Having said that, he is a president and he needs to act like one, and that is what he has shown. Both the Minister of Foreign Affairs Felipe Solá, Massa, and now Ambassador to Brazil Daniel Scioli have been talking to the Brazilian government, even with President Jair Bolsonaro directly.
The private sector in both countries has been working together, and the industrial sector in Brazil was instrumental in helping to deescalate the tensions, so I think that while styles and ideologies are different, the commercial links are very important for both countries, so tensions will naturally deescalate.
And with other leaders, I think the relationship has been good. If you see the way that President Luis Lacalle Pou in Uruguay and Fernández have been communicating, it’s quite promising. The absence of Fernández in Lacalle Pou’s inauguration is because that was the day of the opening of legislative sessions in Argentina and the president had to be there, but other than that, the relationship is positive, as it is with President of Paraguay Mario Abdo Benítez, and even with Chile’s President Sebastián Piñera.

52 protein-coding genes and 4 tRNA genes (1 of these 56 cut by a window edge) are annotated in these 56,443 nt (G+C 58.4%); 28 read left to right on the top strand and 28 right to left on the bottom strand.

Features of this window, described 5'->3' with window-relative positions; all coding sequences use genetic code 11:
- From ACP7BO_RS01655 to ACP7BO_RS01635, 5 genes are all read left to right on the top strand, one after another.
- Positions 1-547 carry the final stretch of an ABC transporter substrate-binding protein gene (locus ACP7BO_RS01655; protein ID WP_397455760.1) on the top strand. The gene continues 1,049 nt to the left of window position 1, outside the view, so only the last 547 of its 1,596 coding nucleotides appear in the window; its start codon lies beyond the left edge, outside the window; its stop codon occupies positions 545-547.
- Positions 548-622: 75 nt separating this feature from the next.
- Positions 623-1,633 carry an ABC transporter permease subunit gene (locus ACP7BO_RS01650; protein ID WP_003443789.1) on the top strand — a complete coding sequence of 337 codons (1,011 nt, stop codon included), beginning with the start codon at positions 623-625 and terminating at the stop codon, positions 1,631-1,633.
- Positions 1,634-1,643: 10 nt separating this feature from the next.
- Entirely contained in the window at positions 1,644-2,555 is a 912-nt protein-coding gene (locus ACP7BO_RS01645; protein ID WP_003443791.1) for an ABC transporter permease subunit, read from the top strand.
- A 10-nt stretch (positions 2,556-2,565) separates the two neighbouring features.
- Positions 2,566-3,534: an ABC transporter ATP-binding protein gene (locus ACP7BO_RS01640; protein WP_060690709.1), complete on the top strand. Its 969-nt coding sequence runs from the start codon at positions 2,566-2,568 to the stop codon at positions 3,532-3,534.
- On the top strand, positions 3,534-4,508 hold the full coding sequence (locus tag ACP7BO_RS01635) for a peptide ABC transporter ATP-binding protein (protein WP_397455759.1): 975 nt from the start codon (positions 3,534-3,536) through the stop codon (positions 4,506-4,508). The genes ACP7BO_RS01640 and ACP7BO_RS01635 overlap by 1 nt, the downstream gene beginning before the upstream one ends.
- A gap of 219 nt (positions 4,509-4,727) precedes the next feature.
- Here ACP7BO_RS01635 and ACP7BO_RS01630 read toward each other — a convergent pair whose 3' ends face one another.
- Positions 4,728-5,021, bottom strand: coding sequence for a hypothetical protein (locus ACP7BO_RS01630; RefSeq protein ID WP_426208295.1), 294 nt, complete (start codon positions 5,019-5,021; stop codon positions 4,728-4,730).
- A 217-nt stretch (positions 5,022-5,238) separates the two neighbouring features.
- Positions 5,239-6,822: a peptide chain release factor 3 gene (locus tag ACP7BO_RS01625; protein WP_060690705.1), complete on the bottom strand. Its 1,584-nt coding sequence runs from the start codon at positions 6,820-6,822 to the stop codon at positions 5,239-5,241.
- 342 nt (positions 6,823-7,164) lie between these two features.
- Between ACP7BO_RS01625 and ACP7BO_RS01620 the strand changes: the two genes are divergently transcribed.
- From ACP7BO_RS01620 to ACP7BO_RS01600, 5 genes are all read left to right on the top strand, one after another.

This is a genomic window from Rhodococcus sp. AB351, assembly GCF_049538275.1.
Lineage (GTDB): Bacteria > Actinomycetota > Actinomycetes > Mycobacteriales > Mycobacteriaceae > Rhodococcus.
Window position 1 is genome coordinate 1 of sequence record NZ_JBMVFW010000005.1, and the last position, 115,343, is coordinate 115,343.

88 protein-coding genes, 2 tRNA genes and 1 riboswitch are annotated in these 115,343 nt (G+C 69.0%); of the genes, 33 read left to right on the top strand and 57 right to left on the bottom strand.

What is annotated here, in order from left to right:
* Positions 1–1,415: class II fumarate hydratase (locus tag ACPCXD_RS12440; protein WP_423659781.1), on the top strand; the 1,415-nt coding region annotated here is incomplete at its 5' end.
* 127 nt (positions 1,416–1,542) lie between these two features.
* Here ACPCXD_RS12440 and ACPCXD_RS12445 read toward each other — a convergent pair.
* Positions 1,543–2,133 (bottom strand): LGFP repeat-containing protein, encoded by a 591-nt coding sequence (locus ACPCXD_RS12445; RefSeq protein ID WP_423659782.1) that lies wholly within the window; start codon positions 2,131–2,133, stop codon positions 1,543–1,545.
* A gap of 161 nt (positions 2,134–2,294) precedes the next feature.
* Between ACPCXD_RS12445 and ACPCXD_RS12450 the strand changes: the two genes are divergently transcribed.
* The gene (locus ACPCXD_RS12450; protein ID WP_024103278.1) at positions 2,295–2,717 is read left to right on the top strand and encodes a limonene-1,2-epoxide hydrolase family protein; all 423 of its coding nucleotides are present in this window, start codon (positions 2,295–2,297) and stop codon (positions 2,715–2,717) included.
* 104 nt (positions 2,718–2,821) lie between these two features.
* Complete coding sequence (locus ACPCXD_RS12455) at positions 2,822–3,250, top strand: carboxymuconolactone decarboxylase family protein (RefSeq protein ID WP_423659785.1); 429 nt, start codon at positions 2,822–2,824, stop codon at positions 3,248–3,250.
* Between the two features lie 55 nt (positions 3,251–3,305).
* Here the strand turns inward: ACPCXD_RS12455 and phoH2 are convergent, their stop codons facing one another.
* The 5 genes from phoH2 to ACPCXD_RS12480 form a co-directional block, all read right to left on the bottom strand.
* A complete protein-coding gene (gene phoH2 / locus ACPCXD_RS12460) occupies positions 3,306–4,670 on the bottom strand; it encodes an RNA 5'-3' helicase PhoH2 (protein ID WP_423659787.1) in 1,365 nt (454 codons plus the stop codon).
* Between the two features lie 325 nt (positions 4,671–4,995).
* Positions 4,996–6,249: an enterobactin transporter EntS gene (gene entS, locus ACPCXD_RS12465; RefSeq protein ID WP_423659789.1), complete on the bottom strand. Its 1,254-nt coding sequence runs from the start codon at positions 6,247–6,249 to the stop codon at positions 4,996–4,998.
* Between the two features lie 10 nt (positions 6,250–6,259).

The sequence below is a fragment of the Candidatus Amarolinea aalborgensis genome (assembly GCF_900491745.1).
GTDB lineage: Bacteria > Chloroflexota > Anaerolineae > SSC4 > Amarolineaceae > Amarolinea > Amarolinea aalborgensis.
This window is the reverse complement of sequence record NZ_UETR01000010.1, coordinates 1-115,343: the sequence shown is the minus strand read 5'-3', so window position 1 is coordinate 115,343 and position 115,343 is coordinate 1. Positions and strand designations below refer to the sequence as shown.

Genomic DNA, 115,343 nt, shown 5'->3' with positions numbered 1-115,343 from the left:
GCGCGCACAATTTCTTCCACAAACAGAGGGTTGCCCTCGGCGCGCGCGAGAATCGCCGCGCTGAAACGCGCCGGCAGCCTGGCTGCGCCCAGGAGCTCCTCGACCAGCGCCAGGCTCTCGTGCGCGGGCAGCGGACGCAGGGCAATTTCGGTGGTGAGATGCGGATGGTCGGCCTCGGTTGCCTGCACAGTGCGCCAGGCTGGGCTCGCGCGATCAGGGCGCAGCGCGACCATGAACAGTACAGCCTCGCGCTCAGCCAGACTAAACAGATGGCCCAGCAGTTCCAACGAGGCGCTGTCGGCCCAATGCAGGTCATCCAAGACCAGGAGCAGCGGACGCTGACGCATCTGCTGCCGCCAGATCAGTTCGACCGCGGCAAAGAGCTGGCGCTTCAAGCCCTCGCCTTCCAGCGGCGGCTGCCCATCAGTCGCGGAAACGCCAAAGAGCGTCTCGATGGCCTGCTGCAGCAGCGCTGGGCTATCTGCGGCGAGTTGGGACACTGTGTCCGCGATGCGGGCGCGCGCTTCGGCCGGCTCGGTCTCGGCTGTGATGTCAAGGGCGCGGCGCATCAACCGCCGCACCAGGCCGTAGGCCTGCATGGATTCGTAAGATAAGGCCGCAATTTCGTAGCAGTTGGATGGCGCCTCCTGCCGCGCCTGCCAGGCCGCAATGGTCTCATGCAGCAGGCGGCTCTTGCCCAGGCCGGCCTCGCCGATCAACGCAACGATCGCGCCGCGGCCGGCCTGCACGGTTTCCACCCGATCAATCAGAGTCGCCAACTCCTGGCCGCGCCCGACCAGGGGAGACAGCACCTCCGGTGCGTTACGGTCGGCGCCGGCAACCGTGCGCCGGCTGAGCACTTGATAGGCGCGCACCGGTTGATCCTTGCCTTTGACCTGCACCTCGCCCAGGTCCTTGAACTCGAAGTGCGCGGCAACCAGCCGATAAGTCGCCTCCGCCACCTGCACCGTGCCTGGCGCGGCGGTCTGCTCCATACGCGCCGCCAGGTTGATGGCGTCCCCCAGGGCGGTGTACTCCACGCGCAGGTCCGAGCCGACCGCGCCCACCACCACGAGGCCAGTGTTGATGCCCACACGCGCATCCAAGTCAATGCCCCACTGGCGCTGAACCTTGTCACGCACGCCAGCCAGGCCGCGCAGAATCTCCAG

But, to be honest, I think the whole world order will be reconfigured after this coronavirus crisis, and it’s hard to say what’s going to happen. But I think Fernández has shown a level of pragmatism and intention to not isolate Argentina that is quite promising. Of course this will all depend on the success of the debt negotiations both with the IMF and private bondholders, and how the coronavirus pandemic crisis affects international affairs as a whole. But you know, those are the open questions we have yet to see answered.
This interview has been edited for length and clarity.